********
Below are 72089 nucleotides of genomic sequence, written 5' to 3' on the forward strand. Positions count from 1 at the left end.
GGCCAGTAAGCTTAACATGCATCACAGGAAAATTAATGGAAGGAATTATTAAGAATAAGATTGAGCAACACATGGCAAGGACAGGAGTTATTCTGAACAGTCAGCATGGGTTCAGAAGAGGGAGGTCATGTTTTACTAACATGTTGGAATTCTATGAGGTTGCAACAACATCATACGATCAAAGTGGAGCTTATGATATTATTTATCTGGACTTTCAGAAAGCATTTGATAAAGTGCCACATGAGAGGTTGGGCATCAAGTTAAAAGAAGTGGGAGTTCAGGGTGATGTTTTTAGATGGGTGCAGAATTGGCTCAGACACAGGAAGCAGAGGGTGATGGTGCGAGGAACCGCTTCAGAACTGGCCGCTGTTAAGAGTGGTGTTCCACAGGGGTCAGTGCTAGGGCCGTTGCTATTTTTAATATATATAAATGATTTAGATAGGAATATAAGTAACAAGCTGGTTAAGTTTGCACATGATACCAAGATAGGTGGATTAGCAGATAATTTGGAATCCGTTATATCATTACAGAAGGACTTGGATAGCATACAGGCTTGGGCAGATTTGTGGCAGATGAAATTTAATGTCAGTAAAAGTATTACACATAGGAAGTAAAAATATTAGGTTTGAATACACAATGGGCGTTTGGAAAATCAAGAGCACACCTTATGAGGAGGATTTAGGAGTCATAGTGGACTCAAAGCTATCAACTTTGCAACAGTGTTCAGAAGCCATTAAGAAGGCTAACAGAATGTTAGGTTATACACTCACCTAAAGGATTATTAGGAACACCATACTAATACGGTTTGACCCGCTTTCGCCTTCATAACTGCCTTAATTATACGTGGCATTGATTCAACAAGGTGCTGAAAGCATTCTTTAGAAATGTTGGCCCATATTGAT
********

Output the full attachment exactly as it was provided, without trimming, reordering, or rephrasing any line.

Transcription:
Below are 72089 nucleotides of genomic sequence, written 5' to 3' on the forward strand. Positions count from 1 at the left end.
GGCCAGTAAGCTTAACATGCATCACAGGAAAATTAATGGAAGGAATTATTAAGAATAAGATTGAGCAACACATGGCAAGGACAGGAGTTATTCTGAACAGTCAGCATGGGTTCAGAAGAGGGAGGTCATGTTTTACTAACATGTTGGAATTCTATGAGGTTGCAACAACATCATACGATCAAAGTGGAGCTTATGATATTATTTATCTGGACTTTCAGAAAGCATTTGATAAAGTGCCACATGAGAGGTTGGGCATCAAGTTAAAAGAAGTGGGAGTTCAGGGTGATGTTTTTAGATGGGTGCAGAATTGGCTCAGACACAGGAAGCAGAGGGTGATGGTGCGAGGAACCGCTTCAGAACTGGCCGCTGTTAAGAGTGGTGTTCCACAGGGGTCAGTGCTAGGGCCGTTGCTATTTTTAATATATATAAATGATTTAGATAGGAATATAAGTAACAAGCTGGTTAAGTTTGCACATGATACCAAGATAGGTGGATTAGCAGATAATTTGGAATCCGTTATATCATTACAGAAGGACTTGGATAGCATACAGGCTTGGGCAGATTTGTGGCAGATGAAATTTAATGTCAGTAAAAGTATTACACATAGGAAGTAAAAATATTAGGTTTGAATACACAATGGGCGTTTGGAAAATCAAGAGCACACCTTATGAGGAGGATTTAGGAGTCATAGTGGACTCAAAGCTATCAACTTTGCAACAGTGTTCAGAAGCCATTAAGAAGGCTAACAGAATGTTAGGTTATACACTCACCTAAAGGATTATTAGGAACACCATACTAATACGGTTTGACCCGCTTTCGCCTTCATAACTGCCTTAATTATACGTGGCATTGATTCAACAAGGTGCTGAAAGCATTCTTTAGAAATGTTGGCCCATATTGAT